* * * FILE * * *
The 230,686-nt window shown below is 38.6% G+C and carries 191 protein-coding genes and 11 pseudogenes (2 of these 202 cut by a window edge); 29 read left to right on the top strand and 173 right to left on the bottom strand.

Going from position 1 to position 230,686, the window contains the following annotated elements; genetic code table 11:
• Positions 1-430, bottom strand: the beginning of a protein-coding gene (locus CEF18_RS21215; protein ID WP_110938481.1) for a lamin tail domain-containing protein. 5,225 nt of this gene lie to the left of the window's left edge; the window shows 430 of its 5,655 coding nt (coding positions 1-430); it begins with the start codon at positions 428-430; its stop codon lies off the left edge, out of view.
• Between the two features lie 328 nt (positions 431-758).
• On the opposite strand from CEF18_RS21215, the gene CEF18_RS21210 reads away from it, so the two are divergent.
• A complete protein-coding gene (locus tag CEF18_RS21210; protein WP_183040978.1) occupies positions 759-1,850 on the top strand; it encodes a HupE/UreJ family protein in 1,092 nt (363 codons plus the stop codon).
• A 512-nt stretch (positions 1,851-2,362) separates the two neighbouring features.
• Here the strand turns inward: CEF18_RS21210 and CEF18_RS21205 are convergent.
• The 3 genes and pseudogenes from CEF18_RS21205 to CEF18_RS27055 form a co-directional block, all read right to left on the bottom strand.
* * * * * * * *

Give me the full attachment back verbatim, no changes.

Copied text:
The 230,686-nt window shown below is 38.6% G+C and carries 191 protein-coding genes and 11 pseudogenes (2 of these 202 cut by a window edge); 29 read left to right on the top strand and 173 right to left on the bottom strand.

Going from position 1 to position 230,686, the window contains the following annotated elements; genetic code table 11:
• Positions 1-430, bottom strand: the beginning of a protein-coding gene (locus CEF18_RS21215; protein ID WP_110938481.1) for a lamin tail domain-containing protein. 5,225 nt of this gene lie to the left of the window's left edge; the window shows 430 of its 5,655 coding nt (coding positions 1-430); it begins with the start codon at positions 428-430; its stop codon lies off the left edge, out of view.
• Between the two features lie 328 nt (positions 431-758).
• On the opposite strand from CEF18_RS21215, the gene CEF18_RS21210 reads away from it, so the two are divergent.
• A complete protein-coding gene (locus tag CEF18_RS21210; protein WP_183040978.1) occupies positions 759-1,850 on the top strand; it encodes a HupE/UreJ family protein in 1,092 nt (363 codons plus the stop codon).
• A 512-nt stretch (positions 1,851-2,362) separates the two neighbouring features.
• Here the strand turns inward: CEF18_RS21210 and CEF18_RS21205 are convergent.
• The 3 genes and pseudogenes from CEF18_RS21205 to CEF18_RS27055 form a co-directional block, all read right to left on the bottom strand.